COLUMBUS — Ohio's battle against harmful algal blooms is evolving — and a big part of the battle is keeping the public informed.Officials with the state Environmental Protection Agency and departments of Health and Natural Resources had information in mind Monday when they announced this summer's strategy for harmful algal blooms in recreational waters.The harmful algal blooms aren't algae. They're caused by bacteria that can cause nerve toxins called microcystins, which can seriously sicken people, pets and wildlife.In recent years, the potentially toxic blooms have become a growing problem in Grand Lake St. Marys, parts of Lake Erie and bodies of water at other state parks. At Grand Lake, a full-blown strategy is under way to reduce and neutralize phosphorus and other nutrients the harmful algal blooms feed on. The strategy includes alum treatments, silt dredging and manure management programs.At state parks across Ohio, the most notable change for 2012 will be signs with information about harmful algal blooms. The signs will include color photos illustrating what the blooms look like, state officials said.For beaches where toxin levels exceed safe limits, two new, color-coded, diamond-shaped signs will be posted: •An orange sign — a recreational public health advisory — will be posted at beaches when toxin levels exceed the recommended threshold, warning individuals who are elderly or very young and people with compromised immune systems that swimming or wading is not recommended. The advisory is posted when tests conclude microcystin levels are at least six parts per billion.•A red sign — a no contact advisory — is to be posted when microcystin levels exceed 20 parts per billion and there are one or more probable cases of human illness or pet deaths attributable to harmful algal blooms. This sign will warn people unsafe toxins are present in the water and to avoid any contact.The concentration thresholds for the advisories were established in June, said Health Department spokeswoman Tassie Pollock. Microcystin concentrations peaked at more than 2,000 parts per billion in Grand Lake in August 2010, when the lake was closed to all tourist activity including boating. Grand Lake's microcystin levels remained much lower in the summer of 2011, with only one reading in late August exceeding 50 parts per billion. Lake officials attributed the lower levels to a massive alum treatment that neutralized phosphorus. More alum treatments are under way this season.For the most up-to-date information on harmful algal blooms, access http://ohioalgaeinfo.com as a one-stop source for algae information in Ohio.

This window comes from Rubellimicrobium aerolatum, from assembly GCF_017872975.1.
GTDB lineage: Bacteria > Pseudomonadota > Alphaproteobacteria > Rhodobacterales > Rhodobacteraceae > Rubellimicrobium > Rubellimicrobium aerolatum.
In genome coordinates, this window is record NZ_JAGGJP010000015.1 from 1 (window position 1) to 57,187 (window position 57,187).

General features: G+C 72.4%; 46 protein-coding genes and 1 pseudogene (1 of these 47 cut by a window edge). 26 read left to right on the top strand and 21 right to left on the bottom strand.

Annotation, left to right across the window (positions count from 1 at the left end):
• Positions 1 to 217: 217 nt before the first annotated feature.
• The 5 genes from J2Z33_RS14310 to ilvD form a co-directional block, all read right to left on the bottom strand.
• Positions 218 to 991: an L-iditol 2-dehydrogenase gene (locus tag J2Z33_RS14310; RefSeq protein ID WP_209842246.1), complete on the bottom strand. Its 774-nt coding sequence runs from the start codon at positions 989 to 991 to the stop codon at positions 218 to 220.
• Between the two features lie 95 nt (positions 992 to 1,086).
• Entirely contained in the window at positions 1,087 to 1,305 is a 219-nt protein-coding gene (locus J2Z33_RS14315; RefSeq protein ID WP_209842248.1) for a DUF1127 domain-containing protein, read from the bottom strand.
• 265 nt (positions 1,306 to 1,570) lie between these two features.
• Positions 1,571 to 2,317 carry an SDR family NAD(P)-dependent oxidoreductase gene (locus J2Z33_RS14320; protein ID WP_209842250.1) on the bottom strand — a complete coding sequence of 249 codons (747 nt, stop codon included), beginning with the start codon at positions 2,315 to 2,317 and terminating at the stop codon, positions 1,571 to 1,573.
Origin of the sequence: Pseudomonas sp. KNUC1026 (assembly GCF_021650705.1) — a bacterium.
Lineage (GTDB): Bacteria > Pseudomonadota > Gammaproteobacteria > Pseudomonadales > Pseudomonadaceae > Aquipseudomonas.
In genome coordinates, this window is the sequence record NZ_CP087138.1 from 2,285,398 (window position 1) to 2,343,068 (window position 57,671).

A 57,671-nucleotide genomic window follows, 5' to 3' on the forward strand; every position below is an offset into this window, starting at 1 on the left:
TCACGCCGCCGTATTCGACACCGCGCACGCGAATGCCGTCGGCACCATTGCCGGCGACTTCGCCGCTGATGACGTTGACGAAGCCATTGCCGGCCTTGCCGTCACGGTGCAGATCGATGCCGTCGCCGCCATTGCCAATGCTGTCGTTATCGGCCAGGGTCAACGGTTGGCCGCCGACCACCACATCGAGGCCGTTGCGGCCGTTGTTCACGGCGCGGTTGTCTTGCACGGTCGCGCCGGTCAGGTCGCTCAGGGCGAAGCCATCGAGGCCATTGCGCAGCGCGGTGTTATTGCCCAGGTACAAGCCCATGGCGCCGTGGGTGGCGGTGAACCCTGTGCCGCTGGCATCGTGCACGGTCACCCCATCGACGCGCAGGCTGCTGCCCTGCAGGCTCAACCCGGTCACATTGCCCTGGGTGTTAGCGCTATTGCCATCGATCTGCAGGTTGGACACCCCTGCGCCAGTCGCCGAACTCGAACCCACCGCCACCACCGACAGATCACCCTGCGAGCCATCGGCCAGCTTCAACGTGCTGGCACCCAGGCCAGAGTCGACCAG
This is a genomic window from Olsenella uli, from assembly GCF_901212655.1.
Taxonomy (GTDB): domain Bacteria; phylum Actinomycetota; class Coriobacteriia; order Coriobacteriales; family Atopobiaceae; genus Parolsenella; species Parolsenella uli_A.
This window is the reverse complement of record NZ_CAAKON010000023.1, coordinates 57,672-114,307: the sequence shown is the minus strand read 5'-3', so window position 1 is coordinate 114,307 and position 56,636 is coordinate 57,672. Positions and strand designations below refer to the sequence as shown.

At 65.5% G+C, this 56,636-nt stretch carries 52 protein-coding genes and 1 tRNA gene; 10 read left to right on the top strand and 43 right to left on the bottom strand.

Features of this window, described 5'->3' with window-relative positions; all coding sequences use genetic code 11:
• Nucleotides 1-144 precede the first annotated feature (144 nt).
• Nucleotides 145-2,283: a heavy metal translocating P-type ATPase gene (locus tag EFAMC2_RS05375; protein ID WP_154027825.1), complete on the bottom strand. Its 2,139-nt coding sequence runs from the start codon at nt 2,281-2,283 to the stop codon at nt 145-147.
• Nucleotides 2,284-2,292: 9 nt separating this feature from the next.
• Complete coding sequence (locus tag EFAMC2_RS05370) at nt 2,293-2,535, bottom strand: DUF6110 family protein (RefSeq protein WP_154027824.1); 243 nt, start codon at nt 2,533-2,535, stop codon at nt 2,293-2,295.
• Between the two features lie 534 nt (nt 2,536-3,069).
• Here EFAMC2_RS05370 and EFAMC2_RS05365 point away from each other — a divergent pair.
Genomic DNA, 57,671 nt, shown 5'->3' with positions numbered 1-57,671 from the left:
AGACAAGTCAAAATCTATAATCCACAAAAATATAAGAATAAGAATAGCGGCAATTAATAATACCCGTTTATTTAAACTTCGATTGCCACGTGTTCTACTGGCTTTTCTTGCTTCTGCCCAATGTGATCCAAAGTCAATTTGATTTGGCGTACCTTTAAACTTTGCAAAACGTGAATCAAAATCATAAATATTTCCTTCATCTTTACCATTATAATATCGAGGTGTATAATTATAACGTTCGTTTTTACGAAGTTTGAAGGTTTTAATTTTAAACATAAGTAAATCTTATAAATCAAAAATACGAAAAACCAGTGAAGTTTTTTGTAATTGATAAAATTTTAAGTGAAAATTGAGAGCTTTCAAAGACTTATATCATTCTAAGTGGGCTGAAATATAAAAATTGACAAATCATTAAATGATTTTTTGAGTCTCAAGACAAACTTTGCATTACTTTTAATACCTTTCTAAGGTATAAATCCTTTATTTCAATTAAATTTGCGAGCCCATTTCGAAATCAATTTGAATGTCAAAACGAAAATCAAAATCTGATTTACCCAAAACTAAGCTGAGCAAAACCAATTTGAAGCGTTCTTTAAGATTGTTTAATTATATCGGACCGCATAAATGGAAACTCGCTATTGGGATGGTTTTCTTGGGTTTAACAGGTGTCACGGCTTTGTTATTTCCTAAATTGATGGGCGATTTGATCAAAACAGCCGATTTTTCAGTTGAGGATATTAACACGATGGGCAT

Tara Cutlip, 21 and pregnant with her second child, was shot and killed Saturday in her Bahama Drive home. Loved ones gather in front of Tara's home to remember her and speak out against domestic violence.